Tags: pound | UK | Goldman Sachs | rally

Pound's World-Beating Rally Becoming Burden, Goldman Sachs Says

Wednesday, 09 July 2014 07:36 AM

Having the past year’s best-performing major currency may become a burden for the U.K. economy, according to Goldman Sachs Group Inc.

After reaching the highest level since 2008 on July 7, a trade-weighted index of the pound fell for a third day today as a report showed shop prices tumbled by the most since at least 2006 in June. A gauge of inflation expectations dropped to a three-month low, adding to signs the strength of the currency may impair future growth.

“The currency is up on a trade-weighted basis almost 10 percent in the last year,” Kevin Daly, an economist at Goldman Sachs in London, said in an interview on Bloomberg Television’s “On The Move” with Manus Cranny. “That leads us to expect that while growth will remain strong, it will moderate to some extent as the year goes through.”

The pound declined 0.1 percent to 79.55 pence per euro at 11:56 a.m. London time. It touched 79.15 pence on July 7, the strongest level since September 2012. The U.K. currency slipped 0.1 percent to $1.7113. A trade-weighted index compiled by Deutsche Bank AG fell 0.1 percent to 84.3, after touching 84.71 two days ago.

The pound has climbed against all of its 16 major peers in the past year as investors bet the Bank of England will be the first major central bank to end extraordinary stimulus measures. While economists surveyed by Bloomberg predict the BOE will leave its benchmark rate at a record-low 0.5 percent tomorrow, derivatives markets show investors are betting on a 0.25 percentage point increase by February.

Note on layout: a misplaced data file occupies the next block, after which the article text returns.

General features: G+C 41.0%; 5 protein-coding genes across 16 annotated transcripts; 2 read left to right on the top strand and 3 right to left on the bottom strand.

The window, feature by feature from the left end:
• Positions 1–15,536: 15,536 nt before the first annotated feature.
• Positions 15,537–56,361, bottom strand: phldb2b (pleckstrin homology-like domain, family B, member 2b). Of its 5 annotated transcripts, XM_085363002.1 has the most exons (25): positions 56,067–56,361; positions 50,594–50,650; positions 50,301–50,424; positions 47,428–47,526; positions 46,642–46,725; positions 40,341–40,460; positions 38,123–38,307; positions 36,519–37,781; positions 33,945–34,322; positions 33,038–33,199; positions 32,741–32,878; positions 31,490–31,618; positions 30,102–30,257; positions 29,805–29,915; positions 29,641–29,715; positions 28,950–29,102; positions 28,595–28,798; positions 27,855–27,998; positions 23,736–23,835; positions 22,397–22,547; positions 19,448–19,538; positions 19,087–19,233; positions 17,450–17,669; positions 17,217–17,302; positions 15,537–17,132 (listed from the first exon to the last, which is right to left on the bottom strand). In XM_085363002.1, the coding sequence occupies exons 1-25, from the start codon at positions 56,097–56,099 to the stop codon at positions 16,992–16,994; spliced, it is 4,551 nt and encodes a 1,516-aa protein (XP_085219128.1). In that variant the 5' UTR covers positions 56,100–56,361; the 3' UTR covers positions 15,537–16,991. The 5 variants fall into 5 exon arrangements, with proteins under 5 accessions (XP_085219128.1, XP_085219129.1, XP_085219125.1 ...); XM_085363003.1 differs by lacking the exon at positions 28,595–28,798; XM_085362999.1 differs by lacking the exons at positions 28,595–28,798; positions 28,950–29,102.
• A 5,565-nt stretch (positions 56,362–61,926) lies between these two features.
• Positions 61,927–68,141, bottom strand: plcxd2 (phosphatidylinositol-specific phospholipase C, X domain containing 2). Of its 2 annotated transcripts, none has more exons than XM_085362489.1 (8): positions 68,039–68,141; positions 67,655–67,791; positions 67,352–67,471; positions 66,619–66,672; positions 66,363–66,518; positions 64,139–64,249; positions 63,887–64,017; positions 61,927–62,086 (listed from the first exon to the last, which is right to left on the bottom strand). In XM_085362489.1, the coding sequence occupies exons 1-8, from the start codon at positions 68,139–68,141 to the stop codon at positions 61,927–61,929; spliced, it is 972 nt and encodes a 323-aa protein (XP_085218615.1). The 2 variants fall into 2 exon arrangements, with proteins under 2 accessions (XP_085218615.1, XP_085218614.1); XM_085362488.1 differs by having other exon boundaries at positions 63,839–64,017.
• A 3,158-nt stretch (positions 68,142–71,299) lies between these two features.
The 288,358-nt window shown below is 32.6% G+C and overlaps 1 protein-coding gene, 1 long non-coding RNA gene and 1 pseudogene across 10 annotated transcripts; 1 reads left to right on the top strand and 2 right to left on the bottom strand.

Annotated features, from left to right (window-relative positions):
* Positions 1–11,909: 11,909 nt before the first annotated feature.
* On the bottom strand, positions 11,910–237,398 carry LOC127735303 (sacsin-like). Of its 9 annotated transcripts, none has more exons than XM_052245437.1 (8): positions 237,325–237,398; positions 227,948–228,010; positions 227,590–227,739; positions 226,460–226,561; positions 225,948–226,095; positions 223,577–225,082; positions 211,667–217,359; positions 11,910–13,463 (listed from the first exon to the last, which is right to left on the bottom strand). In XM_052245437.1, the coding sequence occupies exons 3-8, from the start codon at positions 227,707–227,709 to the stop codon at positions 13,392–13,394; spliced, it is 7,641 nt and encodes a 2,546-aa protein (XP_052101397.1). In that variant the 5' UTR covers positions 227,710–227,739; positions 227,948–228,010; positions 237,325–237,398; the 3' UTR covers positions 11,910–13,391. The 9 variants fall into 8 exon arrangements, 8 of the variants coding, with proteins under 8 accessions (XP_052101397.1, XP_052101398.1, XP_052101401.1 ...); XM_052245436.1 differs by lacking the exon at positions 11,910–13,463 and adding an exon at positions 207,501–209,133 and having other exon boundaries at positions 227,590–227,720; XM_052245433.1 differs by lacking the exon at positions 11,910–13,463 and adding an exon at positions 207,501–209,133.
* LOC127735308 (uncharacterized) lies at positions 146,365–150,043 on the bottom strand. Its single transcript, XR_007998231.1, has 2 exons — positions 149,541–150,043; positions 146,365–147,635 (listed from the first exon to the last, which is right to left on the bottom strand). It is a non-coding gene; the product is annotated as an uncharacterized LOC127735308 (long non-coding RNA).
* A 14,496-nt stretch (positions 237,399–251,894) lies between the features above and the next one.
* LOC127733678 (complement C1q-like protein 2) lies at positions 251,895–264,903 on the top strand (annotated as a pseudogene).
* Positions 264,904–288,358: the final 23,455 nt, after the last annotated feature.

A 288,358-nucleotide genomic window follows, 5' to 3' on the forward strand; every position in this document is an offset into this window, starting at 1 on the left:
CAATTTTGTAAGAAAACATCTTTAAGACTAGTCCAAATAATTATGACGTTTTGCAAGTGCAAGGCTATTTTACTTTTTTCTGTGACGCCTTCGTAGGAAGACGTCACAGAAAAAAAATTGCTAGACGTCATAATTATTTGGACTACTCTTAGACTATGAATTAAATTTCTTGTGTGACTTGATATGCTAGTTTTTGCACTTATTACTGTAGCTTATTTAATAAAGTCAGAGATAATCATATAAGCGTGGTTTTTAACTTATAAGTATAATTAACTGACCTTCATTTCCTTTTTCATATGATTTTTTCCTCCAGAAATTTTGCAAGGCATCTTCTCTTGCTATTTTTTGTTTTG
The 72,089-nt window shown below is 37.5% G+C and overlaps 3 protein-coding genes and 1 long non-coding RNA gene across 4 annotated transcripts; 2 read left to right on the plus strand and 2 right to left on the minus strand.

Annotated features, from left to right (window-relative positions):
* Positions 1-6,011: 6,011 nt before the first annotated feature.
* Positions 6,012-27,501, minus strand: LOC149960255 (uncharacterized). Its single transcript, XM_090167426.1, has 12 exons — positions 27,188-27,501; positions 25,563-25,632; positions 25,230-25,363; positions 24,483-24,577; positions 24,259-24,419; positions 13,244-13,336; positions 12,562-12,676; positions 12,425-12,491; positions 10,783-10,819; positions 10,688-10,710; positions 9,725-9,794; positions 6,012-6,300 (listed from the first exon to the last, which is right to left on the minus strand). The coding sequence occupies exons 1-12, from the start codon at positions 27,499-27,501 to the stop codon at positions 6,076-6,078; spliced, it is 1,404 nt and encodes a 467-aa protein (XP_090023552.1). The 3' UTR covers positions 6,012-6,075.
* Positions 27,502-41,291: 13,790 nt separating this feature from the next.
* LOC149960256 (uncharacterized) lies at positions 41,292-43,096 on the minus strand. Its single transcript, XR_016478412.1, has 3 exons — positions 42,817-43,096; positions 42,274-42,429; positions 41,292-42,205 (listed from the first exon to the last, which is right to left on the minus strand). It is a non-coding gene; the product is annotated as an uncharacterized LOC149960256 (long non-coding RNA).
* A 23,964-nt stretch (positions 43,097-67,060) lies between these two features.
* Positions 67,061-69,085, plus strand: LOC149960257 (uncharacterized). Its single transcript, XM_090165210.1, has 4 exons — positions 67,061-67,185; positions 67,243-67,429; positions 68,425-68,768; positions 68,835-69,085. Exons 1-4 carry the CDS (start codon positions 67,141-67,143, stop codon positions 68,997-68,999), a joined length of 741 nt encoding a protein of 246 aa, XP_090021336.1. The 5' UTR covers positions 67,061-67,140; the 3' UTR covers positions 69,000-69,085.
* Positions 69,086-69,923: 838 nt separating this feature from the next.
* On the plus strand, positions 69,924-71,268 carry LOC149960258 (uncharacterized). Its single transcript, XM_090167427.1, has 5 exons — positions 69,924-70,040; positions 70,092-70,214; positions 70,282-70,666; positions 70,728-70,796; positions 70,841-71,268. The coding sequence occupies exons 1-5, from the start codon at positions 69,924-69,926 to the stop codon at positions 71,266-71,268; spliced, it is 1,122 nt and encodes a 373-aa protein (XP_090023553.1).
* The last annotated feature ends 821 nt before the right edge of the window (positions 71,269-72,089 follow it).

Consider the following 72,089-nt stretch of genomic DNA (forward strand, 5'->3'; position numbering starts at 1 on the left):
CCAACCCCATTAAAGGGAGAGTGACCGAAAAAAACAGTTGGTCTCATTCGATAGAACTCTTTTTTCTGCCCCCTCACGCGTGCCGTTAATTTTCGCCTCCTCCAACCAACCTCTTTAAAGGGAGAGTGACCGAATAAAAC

Inflation Bets

U.K. shop prices declined 1.8 percent in June from a year earlier, the British Retail Consortium said today. A report yesterday showed manufacturing unexpectedly slumped 1.3 percent in May from April, the biggest plunge in 16 months.

The five-year break-even rate, a gauge of market inflation expectations, fell to 2.815 percentage points today, the least since March 25.

Ten-year gilt yields were little changed at 2.63 percent. The price of the 2.25 percent bond maturing September 2023 was at 96.895.

Gilts returned 3.7 percent this year through yesterday, according to Bloomberg World Bond Indexes. German securities earned 5 percent and Treasurys gained 3.1 percent.

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Having the past year's best-performing major currency may become a burden for the U.K. economy, according to Goldman Sachs Group Inc.
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Wednesday, 09 July 2014 07:36 AM
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